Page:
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The PCOS Solution

The connection between PCOS and inflammation and what you can do

Sunday, April 17, 2016
Source click via MorgueFile

Knowledge about the underlying cause/s of PCOS is growing. Here’s what I’ve found from reviewing a few recent papers (listed at the end of this post)

- Inflammation is becoming recognised now as the dysfunction underlying insulin resistance. This may explain why PCOS happens in slim as well as overweight women.

- Although insulin resistance and obesity promote PCOS, it is proposed that perhaps the true underlying cause is inflammation.

- There’s a strong intertwining of cause and effect; fat cells stimulated by excess androgen promote inflammation, and inflammation promotes excess androgen production. They affect each other.

- The inflammation changes the function of the ovaries, disrupting the ovulation process (which utilises a controlled amount of inflammation to ovulate).

- C-reactive protein, a biochemical marker of inflammation, is greatly increased in women with PCOS regardless of BMI.

And now on to some practical steps: Here is what you can do:

Beyond the theory, this is what the scientists established in studying the effects of diet on ovary function in mice: Saturated fats (butter, coconut oil, red meat) and trans-fats (from processed foods), omega-6 oils (from modern foods) and sugary foods are believed to promote inflammation. Eating more omega-3 oils (from seafood for instance) can help restore the balance. 


And exercise, of course. That’s fundamental to overcoming PCOS, and one of its markers, insulin resistance.  But how much do you need to do? The Rich-Edwards et al paper crunched data from the Nurses Health Study (a large epidemiological study) and found that for every one hour of vigorous activity there is a 5% reduction in infertility, regardless of weight and diet. So, imagine what you could achieve with an hour of intense fitness training every day or so!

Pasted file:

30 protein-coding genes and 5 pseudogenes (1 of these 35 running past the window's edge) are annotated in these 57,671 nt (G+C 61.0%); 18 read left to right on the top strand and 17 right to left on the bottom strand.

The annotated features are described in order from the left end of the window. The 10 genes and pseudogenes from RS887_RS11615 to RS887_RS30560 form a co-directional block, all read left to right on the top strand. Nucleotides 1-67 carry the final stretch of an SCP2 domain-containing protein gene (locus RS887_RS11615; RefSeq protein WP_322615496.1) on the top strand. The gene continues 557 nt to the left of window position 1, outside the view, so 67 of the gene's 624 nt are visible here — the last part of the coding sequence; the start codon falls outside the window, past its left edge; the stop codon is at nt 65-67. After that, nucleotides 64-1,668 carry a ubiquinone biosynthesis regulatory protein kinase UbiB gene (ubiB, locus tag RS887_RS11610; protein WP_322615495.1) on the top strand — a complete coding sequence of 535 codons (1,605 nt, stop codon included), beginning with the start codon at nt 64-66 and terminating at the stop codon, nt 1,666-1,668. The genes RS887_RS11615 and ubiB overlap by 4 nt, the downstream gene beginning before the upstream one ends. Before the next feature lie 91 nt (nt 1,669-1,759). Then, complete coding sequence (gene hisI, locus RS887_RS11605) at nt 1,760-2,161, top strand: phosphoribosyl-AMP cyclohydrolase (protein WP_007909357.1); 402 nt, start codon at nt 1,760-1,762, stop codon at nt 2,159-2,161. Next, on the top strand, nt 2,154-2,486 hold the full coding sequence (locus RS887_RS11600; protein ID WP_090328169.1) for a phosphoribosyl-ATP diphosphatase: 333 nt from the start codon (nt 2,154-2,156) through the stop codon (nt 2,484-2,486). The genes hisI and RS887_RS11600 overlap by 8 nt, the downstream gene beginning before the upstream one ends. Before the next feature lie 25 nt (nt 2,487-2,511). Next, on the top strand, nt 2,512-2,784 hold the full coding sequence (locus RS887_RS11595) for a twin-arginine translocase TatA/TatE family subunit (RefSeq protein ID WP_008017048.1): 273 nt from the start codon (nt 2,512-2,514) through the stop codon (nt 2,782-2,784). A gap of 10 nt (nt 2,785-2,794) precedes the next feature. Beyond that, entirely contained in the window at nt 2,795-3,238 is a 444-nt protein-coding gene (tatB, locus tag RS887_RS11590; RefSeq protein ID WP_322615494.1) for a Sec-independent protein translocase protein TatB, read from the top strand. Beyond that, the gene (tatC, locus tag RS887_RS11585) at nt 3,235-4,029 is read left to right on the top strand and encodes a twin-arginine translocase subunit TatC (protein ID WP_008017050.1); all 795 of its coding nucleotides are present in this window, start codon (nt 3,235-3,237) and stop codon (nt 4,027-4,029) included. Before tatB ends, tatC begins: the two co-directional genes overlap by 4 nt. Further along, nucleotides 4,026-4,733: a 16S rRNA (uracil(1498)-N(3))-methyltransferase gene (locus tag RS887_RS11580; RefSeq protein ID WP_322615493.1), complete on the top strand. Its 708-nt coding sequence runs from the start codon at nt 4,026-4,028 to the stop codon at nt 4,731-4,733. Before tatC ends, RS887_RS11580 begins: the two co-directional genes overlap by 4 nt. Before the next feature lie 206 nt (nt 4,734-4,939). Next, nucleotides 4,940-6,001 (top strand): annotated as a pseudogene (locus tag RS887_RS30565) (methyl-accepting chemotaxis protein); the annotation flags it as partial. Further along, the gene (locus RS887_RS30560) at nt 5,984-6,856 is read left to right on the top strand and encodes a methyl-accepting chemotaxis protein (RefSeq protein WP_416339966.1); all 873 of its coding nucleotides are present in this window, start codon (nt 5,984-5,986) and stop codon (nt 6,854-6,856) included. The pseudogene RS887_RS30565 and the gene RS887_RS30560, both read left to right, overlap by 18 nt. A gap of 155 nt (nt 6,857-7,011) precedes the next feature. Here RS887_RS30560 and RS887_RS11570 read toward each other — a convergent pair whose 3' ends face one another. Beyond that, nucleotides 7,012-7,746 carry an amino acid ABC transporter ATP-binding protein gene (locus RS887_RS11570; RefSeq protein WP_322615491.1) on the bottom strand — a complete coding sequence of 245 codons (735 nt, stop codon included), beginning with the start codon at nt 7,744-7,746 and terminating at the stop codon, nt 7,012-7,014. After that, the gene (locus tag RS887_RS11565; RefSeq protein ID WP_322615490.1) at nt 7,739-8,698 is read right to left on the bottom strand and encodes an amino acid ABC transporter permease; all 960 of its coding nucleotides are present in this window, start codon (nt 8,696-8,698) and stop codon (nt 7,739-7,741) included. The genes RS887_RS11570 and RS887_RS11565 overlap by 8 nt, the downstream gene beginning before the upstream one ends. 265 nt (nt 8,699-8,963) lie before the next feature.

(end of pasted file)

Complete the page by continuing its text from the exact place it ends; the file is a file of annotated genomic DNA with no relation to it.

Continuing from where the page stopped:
If you enjoyed this article, you might also enjoy 'Quenching The Fires of Inflammation'

Want to delve into the papers? Here they are. (The Boots paper includes a useful model)

Alanbay et al (2012) ‘A macrophage activation market chitotriosidase in women with PCOS: Does low-grade chronic inflammation in PCOS relate to PCOS itself or obesity?’ Arch Gynecol Obstet 286:1065-1071 DOI 10.1007/s00404-012-2425-0

Boots, C & Jungheim, E.S (2015) ‘Inflammation and Human Ovarian Follicular Dynamics’ Semin Reprod Med July 33(4) 270-275 doi: 10.1055/s-0035-1554928

Dhindsa G, Bhatia R, Dhindsa M, Bhatia V (2004) ‘Insulin Resistance Insulin Sensitization and Inflammation in Polycystic Ovarian Syndrome’ J Postgrad Med Vol 50 Issue 2

Dumitrescu, R et al ‘The Polycystic Ovary Syndrome: An update on metabolic and hormonal mechanisms’ Journal of Medicine and Life Vol 8 Issue 2 pp. 142-145 

González, F (2015) ‘Nutrient-induced inflammation in Polycystic Ovary Syndrome: Role in the development of Metabolic Aberration and Ovarian Dysfunction’ Seminars in Reproductive Medicine Vol 33(4) pp. 276-86 DOI 10.1055/2-0035-1554918

Kurt et al (2014) ‘The effect of obesity on inflammatory markers in patients with PCOS: a BMI-matched case-control study’ Arch Gynecol Obstet 290:315-319 DOI 10.1007/s00404-014-3199-3

Rich-Edwards et al (2002) ‘Physical activity, body mass index and ovulatory disorder infertility’ Epidemiology Vol 13 (2) pp. 184-90

Shorakae et al (2015) ‘The emerging role of chronic low-grade inflammation in the pathophysiology of polycystic ovary syndrome’ Seminars in Reproductive Medicine’ Vol 33(4) pp. 257-69 DOI 10.1055/s-0035-1556568

Spritzer et al (2015) ‘Adipose tissue dysfunction, adipokines, and low grade chronic inflammation in polycystic ovary syndrome’ Reproduction 149 R219-R227 DOI: 10.1530/REP-14-0435

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